Report: men make more on eBay than women

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A new study by the University of Tel Aviv suggests that women selling on eBay get fewer bids and realise lower selling prices than men selling exactly the same products. But don’t worry yet, ladies.

The results need some context. Firstly, the study concentrates on all of the sales of eBay US’s top 420 products in the US between 2009 to 2012. They looked at auction only and it seems that they they determined whether the sellers were men or women by considering usernames and the items for sale. eBay have been keen to distance themselves from the study: “This study was not conducted or commissioned by eBay and we do not reveal the gender of our sellers.”

An aspect of the study concentrated on money-value gift cards. Apparently women selling them made 6.8% less than men selling identical products. As they say: “This example is especially telling because with gift cards buyers can easily evaluate the worth of the product with no additional information – because the condition of the product is irrelevant and because the ownership and usage of gift cards is not associated with one gender.”

The academic behind the report Dr Kricheli Katz said: “We were not surprised by the existence of the gender price gap, but we were a little surprised by its magnitude and by the results from the gift card experiment.”

The report did contain some good news for female sellers. Apparently women may prefer buying from other women and buyers in general in fact trust the accuracy of descriptions they perceive to be written by women.

You can read more in this report in the Telegraph, where you’ll also find useful tips from Tamebay correspondent David Brackin from StuffUSell.

6 Responses

  1. The study is here:

    Men have a higher selling price in 13/24 categories and women have a higher selling price in 10/24 categories.

    The 6.5% is not based on “identical products”, e.g. a £10 Steam gift card and a £10 Lush gift card are not the same thing. The Steam card would be a lot more liquid and worth more.

    There does not appear to be any attempt to control for a seller’s history, e.g. would you pay as much for a gift card from someone who has only ever sold used baby toys? In fact the three highest categories for men are all categories that require a strong reputation (jewellery, gift cards, sports memorabilia).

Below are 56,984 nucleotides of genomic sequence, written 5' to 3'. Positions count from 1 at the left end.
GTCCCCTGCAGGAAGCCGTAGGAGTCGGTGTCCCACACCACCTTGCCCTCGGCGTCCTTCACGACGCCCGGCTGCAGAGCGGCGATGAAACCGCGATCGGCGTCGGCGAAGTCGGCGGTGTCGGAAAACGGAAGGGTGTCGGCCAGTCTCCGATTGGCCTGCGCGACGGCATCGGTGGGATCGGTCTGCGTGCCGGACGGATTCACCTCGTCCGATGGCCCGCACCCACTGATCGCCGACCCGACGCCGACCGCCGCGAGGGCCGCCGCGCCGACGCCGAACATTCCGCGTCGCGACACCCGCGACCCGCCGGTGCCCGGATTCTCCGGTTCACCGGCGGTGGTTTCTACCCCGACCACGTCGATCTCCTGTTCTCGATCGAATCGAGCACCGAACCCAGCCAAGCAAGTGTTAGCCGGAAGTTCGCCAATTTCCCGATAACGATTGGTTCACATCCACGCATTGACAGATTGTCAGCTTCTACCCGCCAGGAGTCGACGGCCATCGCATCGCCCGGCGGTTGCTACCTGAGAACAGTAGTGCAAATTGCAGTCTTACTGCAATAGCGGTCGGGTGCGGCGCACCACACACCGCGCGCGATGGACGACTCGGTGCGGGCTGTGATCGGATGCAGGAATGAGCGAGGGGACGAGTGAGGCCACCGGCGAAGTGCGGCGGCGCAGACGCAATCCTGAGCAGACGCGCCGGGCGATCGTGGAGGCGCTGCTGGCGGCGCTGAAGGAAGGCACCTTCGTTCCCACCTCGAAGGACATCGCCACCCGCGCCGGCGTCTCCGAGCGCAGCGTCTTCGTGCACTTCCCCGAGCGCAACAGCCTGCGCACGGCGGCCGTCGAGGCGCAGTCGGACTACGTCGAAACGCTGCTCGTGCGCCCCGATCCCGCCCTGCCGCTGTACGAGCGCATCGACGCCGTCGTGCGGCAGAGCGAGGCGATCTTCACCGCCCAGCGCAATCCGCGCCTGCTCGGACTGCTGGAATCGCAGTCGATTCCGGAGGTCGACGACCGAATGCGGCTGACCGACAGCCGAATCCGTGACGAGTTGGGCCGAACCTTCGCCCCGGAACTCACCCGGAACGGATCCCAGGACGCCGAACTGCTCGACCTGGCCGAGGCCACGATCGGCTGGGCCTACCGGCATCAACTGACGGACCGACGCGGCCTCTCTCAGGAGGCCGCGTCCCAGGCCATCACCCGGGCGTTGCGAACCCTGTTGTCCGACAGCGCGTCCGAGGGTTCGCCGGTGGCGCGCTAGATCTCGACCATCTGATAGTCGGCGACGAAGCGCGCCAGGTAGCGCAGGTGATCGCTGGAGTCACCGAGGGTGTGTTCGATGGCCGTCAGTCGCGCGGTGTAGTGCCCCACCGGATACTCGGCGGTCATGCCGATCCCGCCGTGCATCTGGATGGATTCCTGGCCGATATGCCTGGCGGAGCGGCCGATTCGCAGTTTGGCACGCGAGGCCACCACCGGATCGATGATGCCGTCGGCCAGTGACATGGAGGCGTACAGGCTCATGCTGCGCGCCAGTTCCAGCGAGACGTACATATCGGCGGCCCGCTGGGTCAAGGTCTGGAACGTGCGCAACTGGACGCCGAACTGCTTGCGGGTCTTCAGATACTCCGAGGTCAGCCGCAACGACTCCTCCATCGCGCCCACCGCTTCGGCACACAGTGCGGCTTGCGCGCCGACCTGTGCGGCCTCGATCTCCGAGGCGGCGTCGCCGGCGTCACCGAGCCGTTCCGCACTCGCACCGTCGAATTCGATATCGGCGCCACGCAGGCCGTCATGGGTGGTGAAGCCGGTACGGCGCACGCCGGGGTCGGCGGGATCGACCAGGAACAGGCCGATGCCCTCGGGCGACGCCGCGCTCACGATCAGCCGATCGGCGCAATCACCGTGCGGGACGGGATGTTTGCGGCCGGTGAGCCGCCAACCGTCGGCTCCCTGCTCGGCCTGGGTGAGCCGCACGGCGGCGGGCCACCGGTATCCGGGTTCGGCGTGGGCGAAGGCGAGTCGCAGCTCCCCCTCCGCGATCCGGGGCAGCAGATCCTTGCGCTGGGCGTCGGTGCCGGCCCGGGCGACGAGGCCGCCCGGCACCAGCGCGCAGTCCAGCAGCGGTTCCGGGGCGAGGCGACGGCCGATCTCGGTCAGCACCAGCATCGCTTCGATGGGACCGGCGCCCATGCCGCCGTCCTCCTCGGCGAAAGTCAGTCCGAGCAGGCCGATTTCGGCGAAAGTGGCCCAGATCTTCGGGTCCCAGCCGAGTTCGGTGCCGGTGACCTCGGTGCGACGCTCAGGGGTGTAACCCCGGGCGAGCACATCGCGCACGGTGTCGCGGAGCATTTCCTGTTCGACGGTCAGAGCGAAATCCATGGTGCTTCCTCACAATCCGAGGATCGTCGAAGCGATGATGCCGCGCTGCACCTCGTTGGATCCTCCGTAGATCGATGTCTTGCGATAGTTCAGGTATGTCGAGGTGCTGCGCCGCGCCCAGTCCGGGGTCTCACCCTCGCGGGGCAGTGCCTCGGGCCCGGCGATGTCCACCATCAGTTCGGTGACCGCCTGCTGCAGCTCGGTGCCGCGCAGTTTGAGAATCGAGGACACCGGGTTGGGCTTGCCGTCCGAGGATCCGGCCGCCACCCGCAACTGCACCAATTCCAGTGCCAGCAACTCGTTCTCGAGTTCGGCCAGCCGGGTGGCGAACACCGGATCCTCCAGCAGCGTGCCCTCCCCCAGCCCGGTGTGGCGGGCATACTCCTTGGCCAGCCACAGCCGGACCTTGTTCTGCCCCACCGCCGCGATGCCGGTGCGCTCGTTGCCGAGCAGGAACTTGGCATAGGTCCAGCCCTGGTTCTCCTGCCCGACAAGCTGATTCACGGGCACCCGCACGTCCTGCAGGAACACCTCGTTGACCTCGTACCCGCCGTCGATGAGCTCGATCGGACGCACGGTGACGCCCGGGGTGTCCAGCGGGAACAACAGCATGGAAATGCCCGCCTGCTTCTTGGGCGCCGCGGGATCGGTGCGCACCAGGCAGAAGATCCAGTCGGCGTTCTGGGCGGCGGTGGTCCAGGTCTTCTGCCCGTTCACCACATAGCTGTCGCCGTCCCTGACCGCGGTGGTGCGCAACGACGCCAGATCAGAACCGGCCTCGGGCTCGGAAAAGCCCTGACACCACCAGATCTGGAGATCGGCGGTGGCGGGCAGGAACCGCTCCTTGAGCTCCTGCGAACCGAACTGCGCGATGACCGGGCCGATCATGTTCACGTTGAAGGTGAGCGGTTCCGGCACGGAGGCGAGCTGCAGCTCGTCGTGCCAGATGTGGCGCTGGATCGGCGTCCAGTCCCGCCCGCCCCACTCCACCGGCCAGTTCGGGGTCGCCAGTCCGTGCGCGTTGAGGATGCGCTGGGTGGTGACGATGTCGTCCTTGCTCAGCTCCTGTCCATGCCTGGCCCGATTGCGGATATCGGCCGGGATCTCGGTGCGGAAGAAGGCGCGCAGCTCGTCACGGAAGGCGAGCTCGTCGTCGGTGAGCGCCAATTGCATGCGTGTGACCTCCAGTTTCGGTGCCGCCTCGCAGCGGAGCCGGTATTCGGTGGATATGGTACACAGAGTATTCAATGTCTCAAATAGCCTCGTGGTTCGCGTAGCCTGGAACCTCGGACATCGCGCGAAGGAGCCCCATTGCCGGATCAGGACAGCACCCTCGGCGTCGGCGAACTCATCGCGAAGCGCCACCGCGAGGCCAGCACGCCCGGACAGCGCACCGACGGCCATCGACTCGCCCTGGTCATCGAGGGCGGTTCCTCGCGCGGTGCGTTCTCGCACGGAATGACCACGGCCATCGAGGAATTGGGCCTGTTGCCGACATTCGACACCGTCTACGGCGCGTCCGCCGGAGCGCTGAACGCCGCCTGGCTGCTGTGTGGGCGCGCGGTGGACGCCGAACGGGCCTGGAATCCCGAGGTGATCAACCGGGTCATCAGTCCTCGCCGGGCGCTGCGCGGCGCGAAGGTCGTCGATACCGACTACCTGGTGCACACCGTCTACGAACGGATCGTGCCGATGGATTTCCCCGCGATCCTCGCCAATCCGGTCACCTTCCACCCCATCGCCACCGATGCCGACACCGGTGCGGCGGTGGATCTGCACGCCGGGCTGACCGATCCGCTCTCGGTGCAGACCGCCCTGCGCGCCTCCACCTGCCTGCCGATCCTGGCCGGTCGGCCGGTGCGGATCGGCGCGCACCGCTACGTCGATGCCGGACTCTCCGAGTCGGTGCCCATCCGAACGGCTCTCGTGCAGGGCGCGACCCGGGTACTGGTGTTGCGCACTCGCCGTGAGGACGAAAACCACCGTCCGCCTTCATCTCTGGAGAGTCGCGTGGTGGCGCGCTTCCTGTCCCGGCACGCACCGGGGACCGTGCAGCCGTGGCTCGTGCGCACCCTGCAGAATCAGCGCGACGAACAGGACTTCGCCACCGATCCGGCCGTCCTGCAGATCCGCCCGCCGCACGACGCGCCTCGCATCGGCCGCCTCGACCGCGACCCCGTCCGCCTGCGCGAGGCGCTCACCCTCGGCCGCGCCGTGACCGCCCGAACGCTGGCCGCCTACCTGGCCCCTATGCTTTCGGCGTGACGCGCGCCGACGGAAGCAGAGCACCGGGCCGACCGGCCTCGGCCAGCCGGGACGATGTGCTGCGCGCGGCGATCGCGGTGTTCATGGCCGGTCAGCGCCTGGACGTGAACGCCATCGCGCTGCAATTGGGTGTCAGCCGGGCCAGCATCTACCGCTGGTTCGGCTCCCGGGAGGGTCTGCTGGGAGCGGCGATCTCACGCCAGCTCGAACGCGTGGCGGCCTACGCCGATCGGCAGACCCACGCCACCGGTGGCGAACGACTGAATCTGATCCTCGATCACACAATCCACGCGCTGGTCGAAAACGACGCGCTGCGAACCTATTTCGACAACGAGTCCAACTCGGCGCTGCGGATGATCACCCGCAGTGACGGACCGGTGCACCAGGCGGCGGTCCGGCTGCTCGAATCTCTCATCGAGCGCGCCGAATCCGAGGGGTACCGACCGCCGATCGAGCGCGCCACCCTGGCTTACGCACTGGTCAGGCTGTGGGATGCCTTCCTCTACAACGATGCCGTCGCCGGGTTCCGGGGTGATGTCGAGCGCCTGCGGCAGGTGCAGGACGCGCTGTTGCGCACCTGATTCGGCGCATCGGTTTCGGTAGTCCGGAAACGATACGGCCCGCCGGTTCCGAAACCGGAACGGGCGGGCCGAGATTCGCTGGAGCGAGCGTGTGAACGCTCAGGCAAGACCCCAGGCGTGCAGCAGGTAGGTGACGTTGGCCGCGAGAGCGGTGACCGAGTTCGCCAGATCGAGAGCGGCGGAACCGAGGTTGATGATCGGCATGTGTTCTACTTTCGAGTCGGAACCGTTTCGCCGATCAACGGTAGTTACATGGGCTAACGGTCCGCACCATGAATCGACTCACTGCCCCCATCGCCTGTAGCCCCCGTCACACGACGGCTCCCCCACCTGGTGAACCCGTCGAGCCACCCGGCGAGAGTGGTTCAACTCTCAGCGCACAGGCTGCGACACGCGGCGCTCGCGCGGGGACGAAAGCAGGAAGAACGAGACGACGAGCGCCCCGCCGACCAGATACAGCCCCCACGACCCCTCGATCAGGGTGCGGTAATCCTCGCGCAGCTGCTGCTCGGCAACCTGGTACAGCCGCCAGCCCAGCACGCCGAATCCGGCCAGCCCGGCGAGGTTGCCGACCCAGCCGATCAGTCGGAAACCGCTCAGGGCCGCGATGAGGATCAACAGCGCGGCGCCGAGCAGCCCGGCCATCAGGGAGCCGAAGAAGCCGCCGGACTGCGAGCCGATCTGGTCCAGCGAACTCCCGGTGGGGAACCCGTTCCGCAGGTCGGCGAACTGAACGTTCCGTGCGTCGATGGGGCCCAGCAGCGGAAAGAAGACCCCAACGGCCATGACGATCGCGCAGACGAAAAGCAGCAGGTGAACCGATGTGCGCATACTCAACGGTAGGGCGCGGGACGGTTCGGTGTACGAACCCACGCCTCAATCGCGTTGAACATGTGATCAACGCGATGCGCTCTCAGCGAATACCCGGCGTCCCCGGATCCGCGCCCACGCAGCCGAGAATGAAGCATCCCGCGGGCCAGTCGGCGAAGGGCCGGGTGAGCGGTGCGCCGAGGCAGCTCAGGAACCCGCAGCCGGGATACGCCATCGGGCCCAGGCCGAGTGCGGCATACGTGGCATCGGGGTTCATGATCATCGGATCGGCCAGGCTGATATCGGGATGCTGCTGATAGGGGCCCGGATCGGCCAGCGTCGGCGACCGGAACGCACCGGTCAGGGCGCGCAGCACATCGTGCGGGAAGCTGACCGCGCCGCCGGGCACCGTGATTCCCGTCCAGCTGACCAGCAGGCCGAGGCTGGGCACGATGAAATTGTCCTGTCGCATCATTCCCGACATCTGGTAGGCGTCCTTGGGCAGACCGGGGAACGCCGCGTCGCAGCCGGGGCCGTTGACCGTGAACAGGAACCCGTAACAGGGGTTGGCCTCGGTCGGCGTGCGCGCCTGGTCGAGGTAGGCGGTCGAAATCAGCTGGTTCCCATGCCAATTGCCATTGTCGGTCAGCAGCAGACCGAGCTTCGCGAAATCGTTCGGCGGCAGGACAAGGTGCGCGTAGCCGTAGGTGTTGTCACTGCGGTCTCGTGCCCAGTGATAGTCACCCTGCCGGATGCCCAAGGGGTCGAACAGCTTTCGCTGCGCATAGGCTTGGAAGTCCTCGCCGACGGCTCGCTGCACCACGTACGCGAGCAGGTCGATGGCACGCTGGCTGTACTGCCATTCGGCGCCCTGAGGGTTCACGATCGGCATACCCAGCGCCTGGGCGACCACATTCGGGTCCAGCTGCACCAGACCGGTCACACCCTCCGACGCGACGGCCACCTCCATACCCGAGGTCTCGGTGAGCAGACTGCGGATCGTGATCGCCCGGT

2. the university of tel aviv should be thoroughly ashamed of itself.
    theres bugger all in the least bit scientific about any of that.
    “we guessed” is all i gathered from their scientific methods.

    discerning gender purely from username and items available for sale, then basing a sex-biased theory on that basis, is just ridiculous.
    – if womens clothing is, on average, cheaper than mens clothing, and only women sell womens clothing (thats just bad logic, not science) how can a woman possibly make more on avergage than a man by selling clothing?
    – they cant, the study is garbage.

    Tel aviv would conclude that Ann Summers, a ladies name, selling nothing but ladies lingerie, MUST be a lady. they’re wrong.

    and the whole gift card thing, assumes that all ebay buyers look at the username (they dont) and discern the same sexist conclusion as tel aviv U (they dont) and amend their bid price according to that (they dont).

    i assume the journal science advances is one of they highly-esteemed periodicals where anyone with £20 spare can get their “science” published?

  3. I doubt that there is a single Tamebay reader that descriminates by sex when buying on ebay. What does always surprise me however is the high number of female buyers I have (or should I say buyers with female sounding names?) in a sales catagory traditionally considered to be the exclusive domain of males!


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